Hello World, H2D2 style

Now that my experimental programming language, H2D2, includes the all important server part, I thought that I'd better record an example of the traditional 'Hello World' program:

Although these programs are very trivial, it shows that I can now do H2D2 programming from my browser. It's the server part which compiles the source into bytecode and then executes the program in timeslices. So the actual code is running inside the server and we're just seeing the output in the browser (alongside the source code of course). Since I recorded this in a coffee shop before work this morning, the H2D2 server was running locally inside Xcode on my Mac, for convenience. But I would be able to do the same thing even if the server was running elsewhere, like on my TP-Link router.

Considering that the whole H2D2 language is written in C, I think that's pretty good going. It seems reasonably fast and I don't even think I have the compiler optimisations turned on. Obviously there is a little bit of JavaScript doing the HTTP posts between the browser and the server. But I really do need to write some better code examples, which should be things that don't involve the Mandelbrot set for a change...

UPDATE: one of the "better code examples" I mention above can now be seen here.

Linux Voice and Elementary OS

It’s been many years since I’ve regularly read a computer magazine. But I miss those days really, I’ve not got anything against reading computer magazines, but I’ve not seen anything in a long time that catches my interest. But it’s nice to read something and then say to yourself “umm, I’d like to try that out for myself”.

Well, I suppose I do casually read the MSDN Magazine in electronic format, but I’m doing that because it’s part of my work, not because I’m doing it for fun. And I do still read articles on Dr Dobbs.

Anyway, after seeing the Linux Voice magazine mentioned on the Raspberry Pi blog some time ago, I have been reading every issue. This is something that I choose to read for fun, and I continue to look forward to each issue coming out.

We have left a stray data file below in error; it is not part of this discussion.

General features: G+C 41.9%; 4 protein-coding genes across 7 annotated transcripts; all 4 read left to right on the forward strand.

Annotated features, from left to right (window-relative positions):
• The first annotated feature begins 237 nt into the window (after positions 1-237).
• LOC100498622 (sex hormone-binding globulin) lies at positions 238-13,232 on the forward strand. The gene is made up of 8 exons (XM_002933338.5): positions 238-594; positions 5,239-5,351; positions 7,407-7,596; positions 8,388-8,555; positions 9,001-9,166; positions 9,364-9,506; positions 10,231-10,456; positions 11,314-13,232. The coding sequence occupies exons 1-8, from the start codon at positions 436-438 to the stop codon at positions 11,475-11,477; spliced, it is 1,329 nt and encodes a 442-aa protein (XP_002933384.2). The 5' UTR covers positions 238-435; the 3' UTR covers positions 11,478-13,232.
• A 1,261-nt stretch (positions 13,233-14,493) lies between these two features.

But reading this magazine has resulted in me trying out lots of different distros. I have seen that there is a lot more stuff out there that I haven’t tried yet. So my old laptop has taken a bit of a hammering because I keep flattening it and reinstalling something else.

But … for a while, this may have changed. Because I’ve tried Elementary OS. I am very impressed. For me, it hits the right balance between looking really nice, and not hogging all my CPU cycles to achieve it. I can still run it on slightly older hardware and it works fine.

After installing, and without very much hassle, I found myself watching BBC iPlayer in Chromium, listening to music in the Spotify Linux client and writing some notes in the ReText markdown editor. But I was also enjoying the experience. I spend all day switching Operating Systems (every day I use Mac OS, Linux, Windows, iOS and Andriod), but after a few hours on Elementary OS I was thinking to myself “yeah, I reckon I could use this all day”.

So Elementary OS is the first one that I don’t really want to uninstall. I’m comfortable with it. I hope that feeling lasts. I have an old Desktop PC sitting around, I may install it there too.

I love it when a plan comes together

So recently, several of the different things I have been messing about with have come together. This was always in the back of my mind, but I didn't really know how long it was going to take. Recently, I have been working on:

  • building my own webserver (dweb)
  • cross-compiling for Linux on a TP-Link router (with OpenWrt)
  • ...and my own experimental programming language (H2D2)

Now I have bean able to bring all that together, what it means is that I can run H2D2 programs on my little TP-Link router. At the moment, I'm doing it through jQuery Ajax calls. So the programs are sent to the router with an HTTP POST from an ajax request, the router runs the program remotely and then returns the output back to the browser. Nice.

Here is a screenshot showing it all in action:

Woo-hoo... it works! Oh, and apologies for the partial ASCII Mandelbrot, I really can’t help it. The next experiment will probably be to do what H2D2 was actually designed for, namely to run a program partially on the router and then finish off the same program instance on some other platform. Then, I should be able to bounce a single program between the router, a Raspberry Pi and a desktop, which will be a neat trick.